“If you’re Salesforce.com, you say that private cloud is like a unicorn, it doesn’t really exist and it’s everyone liking the benefits of cloud computing but feeling like there’s too much risk in terms of security and data privacy and those sorts of things. At Oracle Open World, I had several enterprise architects come up to me and say there’s two things I want to talk about: cloud computing and Big Data. And I said, so you’re an enterprise architect and you’re trying to figure out a blueprint for your company? Absolutely.

When it comes to cloud, one guy went so far as to say, “We will not do any public cloud in our company. It’s going to be 100 percent private.” And then you ask him are there any SaaS applications in your business? “Oh, yeah, they’re all over the place.” Well, good luck, right? Good luck shutting all that down and going 100 percent private, it’s just not going to happen. That’s why I think it is going to be a mix. It is going to be hybrid, whether it’s public-private, whether it’s cloud and on-premise. Hybrid is the new black.”

Accurate? Way off? I’m interested in the discussion.

BBC News on Cloud Computing: Going Beyond Buzzwords

Image representing Oracle Corporation as depic...

Image via CrunchBase

It’s not just the questions I get asked, but the articles I’m now reading also indicate to me that cloud computing has reached a tipping point in the enterprise. This statement from Oracle’s Larry Ellison on the importance of the cloud to the company’s earnings is also a pretty good indicator:

“In Q3, we signed several large hardware and software deals with some of the biggest names in cloud computing….Oracle is the technology that powers the cloud.”

Clearly the cloud is not just “water vapor,” as he once so famously claimed.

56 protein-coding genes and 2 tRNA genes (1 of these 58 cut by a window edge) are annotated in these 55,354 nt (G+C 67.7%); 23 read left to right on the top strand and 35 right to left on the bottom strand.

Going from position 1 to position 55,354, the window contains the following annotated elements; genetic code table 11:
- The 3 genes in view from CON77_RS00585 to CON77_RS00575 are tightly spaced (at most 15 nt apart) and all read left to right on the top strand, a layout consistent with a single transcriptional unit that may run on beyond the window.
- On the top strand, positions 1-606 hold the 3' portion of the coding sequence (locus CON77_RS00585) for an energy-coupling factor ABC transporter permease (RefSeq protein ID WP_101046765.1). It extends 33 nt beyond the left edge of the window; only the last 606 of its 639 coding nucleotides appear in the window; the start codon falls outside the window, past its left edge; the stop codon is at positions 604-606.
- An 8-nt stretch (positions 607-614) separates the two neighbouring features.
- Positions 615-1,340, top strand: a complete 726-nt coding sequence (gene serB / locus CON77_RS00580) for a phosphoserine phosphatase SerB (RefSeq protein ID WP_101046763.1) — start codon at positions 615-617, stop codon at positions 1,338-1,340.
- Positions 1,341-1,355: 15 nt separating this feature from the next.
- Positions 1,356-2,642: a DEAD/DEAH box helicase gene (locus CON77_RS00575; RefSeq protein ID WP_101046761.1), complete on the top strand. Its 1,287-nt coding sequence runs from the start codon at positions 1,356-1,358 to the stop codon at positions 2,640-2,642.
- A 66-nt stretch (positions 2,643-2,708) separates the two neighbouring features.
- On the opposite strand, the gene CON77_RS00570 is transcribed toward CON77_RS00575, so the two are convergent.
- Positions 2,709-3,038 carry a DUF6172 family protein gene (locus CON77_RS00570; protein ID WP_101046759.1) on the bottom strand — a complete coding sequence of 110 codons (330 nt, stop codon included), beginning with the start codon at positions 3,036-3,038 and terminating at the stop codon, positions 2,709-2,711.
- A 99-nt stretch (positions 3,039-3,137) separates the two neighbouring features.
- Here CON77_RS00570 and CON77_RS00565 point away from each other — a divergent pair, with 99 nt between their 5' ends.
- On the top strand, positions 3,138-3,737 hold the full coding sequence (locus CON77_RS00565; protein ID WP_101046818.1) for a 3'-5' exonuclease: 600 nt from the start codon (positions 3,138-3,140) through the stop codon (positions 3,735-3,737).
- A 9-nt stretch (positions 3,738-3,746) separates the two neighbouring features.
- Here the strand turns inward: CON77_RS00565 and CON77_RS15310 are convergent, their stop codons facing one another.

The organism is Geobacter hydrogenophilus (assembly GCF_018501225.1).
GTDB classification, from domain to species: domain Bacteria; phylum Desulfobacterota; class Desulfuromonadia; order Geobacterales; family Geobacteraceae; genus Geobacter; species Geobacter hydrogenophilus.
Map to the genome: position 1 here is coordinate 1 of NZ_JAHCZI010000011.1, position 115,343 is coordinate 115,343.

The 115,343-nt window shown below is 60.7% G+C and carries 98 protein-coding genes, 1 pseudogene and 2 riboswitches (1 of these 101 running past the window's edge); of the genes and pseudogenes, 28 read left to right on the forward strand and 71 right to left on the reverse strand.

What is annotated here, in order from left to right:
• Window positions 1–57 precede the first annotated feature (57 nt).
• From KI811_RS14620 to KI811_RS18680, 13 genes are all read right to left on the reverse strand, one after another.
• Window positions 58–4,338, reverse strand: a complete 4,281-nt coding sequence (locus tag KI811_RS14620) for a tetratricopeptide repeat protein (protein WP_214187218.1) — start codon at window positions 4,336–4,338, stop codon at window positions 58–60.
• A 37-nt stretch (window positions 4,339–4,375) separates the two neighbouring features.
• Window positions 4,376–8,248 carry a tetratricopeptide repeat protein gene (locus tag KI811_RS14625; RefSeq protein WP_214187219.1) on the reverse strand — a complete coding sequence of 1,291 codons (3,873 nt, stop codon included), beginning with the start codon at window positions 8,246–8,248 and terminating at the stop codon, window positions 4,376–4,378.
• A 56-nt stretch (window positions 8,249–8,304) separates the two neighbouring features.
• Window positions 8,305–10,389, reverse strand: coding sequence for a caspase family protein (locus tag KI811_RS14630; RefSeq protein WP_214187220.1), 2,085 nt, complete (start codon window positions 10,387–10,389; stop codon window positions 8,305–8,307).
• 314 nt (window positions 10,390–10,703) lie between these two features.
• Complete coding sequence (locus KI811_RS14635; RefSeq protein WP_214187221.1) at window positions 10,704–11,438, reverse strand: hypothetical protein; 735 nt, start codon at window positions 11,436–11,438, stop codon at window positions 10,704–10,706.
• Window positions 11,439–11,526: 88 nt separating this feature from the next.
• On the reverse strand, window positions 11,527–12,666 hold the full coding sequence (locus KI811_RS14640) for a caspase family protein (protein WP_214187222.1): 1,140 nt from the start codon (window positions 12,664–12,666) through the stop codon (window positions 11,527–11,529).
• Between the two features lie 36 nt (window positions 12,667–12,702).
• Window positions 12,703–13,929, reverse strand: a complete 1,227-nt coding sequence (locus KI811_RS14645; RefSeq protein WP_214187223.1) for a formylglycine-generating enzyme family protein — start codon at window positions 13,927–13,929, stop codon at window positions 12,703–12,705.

This week the BBC published a great article on cloud computing with a very (and fairly mainstream) bent: Cloud computing: How to get your business ready. While it doesn’t specifically call out the important role of cloud data integration (the topic of one of my first posts on this blog), the article does include a nice overview of the different flavors of cloud computing and a six-step checklist from Symantec for organizations “moving into the cloud:”

  1. Check out the reputation of the service provider.
  2. Security is key.
  3. Investigate how the cloud provider makes back-up copies of your data, how you can move the data to another provider, and what happens if the provider goes out of business.
  4. Work hard to get a good service level agreement with clear financial penalties to ensure a good service.
  5. Be wary of industry certifications, because they capture just a moment in time.
  6. Try the service.

The BBC article also includes commentary on the cultural aspects of moving to the cloud. Ironically (at least to me), it’s a representative from Microsoft who points out: “Moving into the cloud is a cultural shift as well as a technology shift.”

Be sure to read the entire BBC Business News article on Cloud Computing here.

Cloud Integration: The Capability that will Drive Mainstream Cloud Adoption

Outline of a cloud containing text 'The Cloud'

Image via Wikipedia

Just came across this post: Top 2010 Cloud Stories: How Will it Impact Your Business? It contains lots of great year-in-review highlights and some useful research links. Here’s the summary of cloud integration:

“Cloud integration is seen as the capability that will drive mainstream Cloud adoption. Integration is the top reason why companies are uncomfortable with moving to the Cloud but more companies are marketing integration solutions that bridge the gap between on-premise and cloud solutions and glue cloud-based apps together.”

Be sure to read the entire article here.